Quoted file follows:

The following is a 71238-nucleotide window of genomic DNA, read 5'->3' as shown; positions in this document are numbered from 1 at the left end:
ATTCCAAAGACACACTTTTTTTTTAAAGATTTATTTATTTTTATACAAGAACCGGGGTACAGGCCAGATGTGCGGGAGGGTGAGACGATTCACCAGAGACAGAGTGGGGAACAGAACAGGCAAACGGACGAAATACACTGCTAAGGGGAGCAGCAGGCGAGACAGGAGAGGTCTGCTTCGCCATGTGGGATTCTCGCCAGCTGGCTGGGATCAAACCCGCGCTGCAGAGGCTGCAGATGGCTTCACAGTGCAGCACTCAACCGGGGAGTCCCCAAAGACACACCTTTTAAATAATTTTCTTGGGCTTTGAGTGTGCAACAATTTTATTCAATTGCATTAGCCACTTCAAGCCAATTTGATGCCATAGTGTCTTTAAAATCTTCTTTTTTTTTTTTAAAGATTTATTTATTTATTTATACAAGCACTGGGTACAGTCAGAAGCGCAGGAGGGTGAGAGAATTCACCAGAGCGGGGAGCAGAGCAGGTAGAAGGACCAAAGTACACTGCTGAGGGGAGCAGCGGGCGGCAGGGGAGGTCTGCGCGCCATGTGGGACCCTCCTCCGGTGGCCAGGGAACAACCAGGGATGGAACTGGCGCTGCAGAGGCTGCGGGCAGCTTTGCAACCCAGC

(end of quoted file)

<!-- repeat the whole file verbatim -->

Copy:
The following is a 71238-nucleotide window of genomic DNA, read 5'->3' as shown; positions in this document are numbered from 1 at the left end:
ATTCCAAAGACACACTTTTTTTTTAAAGATTTATTTATTTTTATACAAGAACCGGGGTACAGGCCAGATGTGCGGGAGGGTGAGACGATTCACCAGAGACAGAGTGGGGAACAGAACAGGCAAACGGACGAAATACACTGCTAAGGGGAGCAGCAGGCGAGACAGGAGAGGTCTGCTTCGCCATGTGGGATTCTCGCCAGCTGGCTGGGATCAAACCCGCGCTGCAGAGGCTGCAGATGGCTTCACAGTGCAGCACTCAACCGGGGAGTCCCCAAAGACACACCTTTTAAATAATTTTCTTGGGCTTTGAGTGTGCAACAATTTTATTCAATTGCATTAGCCACTTCAAGCCAATTTGATGCCATAGTGTCTTTAAAATCTTCTTTTTTTTTTTTAAAGATTTATTTATTTATTTATACAAGCACTGGGTACAGTCAGAAGCGCAGGAGGGTGAGAGAATTCACCAGAGCGGGGAGCAGAGCAGGTAGAAGGACCAAAGTACACTGCTGAGGGGAGCAGCGGGCGGCAGGGGAGGTCTGCGCGCCATGTGGGACCCTCCTCCGGTGGCCAGGGAACAACCAGGGATGGAACTGGCGCTGCAGAGGCTGCGGGCAGCTTTGCAACCCAGC